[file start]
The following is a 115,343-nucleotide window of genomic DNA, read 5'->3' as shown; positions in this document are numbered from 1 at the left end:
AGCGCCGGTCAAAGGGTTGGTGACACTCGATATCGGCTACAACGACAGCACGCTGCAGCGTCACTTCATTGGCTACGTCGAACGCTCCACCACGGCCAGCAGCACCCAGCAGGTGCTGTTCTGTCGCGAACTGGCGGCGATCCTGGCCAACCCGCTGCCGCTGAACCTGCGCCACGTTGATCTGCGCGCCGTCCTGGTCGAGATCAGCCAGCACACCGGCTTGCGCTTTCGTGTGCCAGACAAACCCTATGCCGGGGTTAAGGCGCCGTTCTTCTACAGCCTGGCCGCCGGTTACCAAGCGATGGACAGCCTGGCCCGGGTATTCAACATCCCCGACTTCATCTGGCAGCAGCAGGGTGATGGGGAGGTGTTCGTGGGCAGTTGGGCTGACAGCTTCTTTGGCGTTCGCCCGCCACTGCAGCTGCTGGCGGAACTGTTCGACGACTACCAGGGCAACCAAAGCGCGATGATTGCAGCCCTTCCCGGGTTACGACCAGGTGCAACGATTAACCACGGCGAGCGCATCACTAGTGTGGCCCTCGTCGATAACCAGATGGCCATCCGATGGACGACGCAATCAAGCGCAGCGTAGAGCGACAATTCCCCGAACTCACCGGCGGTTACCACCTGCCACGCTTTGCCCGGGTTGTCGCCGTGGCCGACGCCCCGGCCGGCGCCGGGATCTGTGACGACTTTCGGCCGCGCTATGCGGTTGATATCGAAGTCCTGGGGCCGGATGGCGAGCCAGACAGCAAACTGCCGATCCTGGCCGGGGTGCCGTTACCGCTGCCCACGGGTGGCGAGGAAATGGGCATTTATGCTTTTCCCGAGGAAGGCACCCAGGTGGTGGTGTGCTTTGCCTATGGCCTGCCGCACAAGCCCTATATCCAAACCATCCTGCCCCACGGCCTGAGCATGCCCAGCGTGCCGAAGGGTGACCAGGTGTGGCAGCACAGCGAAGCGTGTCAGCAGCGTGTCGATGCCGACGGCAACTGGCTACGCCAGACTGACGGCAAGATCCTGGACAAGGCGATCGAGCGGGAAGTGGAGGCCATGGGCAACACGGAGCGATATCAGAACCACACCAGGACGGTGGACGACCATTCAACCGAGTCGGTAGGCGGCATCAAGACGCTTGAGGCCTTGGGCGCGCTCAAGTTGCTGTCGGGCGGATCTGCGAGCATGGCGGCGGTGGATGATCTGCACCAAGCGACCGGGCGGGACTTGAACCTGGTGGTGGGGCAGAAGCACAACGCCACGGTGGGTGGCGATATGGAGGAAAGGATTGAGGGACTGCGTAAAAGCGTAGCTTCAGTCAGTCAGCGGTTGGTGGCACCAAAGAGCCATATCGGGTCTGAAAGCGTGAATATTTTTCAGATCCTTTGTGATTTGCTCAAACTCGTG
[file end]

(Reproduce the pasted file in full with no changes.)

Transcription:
The following is a 115,343-nucleotide window of genomic DNA, read 5'->3' as shown; positions in this document are numbered from 1 at the left end:
AGCGCCGGTCAAAGGGTTGGTGACACTCGATATCGGCTACAACGACAGCACGCTGCAGCGTCACTTCATTGGCTACGTCGAACGCTCCACCACGGCCAGCAGCACCCAGCAGGTGCTGTTCTGTCGCGAACTGGCGGCGATCCTGGCCAACCCGCTGCCGCTGAACCTGCGCCACGTTGATCTGCGCGCCGTCCTGGTCGAGATCAGCCAGCACACCGGCTTGCGCTTTCGTGTGCCAGACAAACCCTATGCCGGGGTTAAGGCGCCGTTCTTCTACAGCCTGGCCGCCGGTTACCAAGCGATGGACAGCCTGGCCCGGGTATTCAACATCCCCGACTTCATCTGGCAGCAGCAGGGTGATGGGGAGGTGTTCGTGGGCAGTTGGGCTGACAGCTTCTTTGGCGTTCGCCCGCCACTGCAGCTGCTGGCGGAACTGTTCGACGACTACCAGGGCAACCAAAGCGCGATGATTGCAGCCCTTCCCGGGTTACGACCAGGTGCAACGATTAACCACGGCGAGCGCATCACTAGTGTGGCCCTCGTCGATAACCAGATGGCCATCCGATGGACGACGCAATCAAGCGCAGCGTAGAGCGACAATTCCCCGAACTCACCGGCGGTTACCACCTGCCACGCTTTGCCCGGGTTGTCGCCGTGGCCGACGCCCCGGCCGGCGCCGGGATCTGTGACGACTTTCGGCCGCGCTATGCGGTTGATATCGAAGTCCTGGGGCCGGATGGCGAGCCAGACAGCAAACTGCCGATCCTGGCCGGGGTGCCGTTACCGCTGCCCACGGGTGGCGAGGAAATGGGCATTTATGCTTTTCCCGAGGAAGGCACCCAGGTGGTGGTGTGCTTTGCCTATGGCCTGCCGCACAAGCCCTATATCCAAACCATCCTGCCCCACGGCCTGAGCATGCCCAGCGTGCCGAAGGGTGACCAGGTGTGGCAGCACAGCGAAGCGTGTCAGCAGCGTGTCGATGCCGACGGCAACTGGCTACGCCAGACTGACGGCAAGATCCTGGACAAGGCGATCGAGCGGGAAGTGGAGGCCATGGGCAACACGGAGCGATATCAGAACCACACCAGGACGGTGGACGACCATTCAACCGAGTCGGTAGGCGGCATCAAGACGCTTGAGGCCTTGGGCGCGCTCAAGTTGCTGTCGGGCGGATCTGCGAGCATGGCGGCGGTGGATGATCTGCACCAAGCGACCGGGCGGGACTTGAACCTGGTGGTGGGGCAGAAGCACAACGCCACGGTGGGTGGCGATATGGAGGAAAGGATTGAGGGACTGCGTAAAAGCGTAGCTTCAGTCAGTCAGCGGTTGGTGGCACCAAAGAGCCATATCGGGTCTGAAAGCGTGAATATTTTTCAGATCCTTTGTGATTTGCTCAAACTCGTG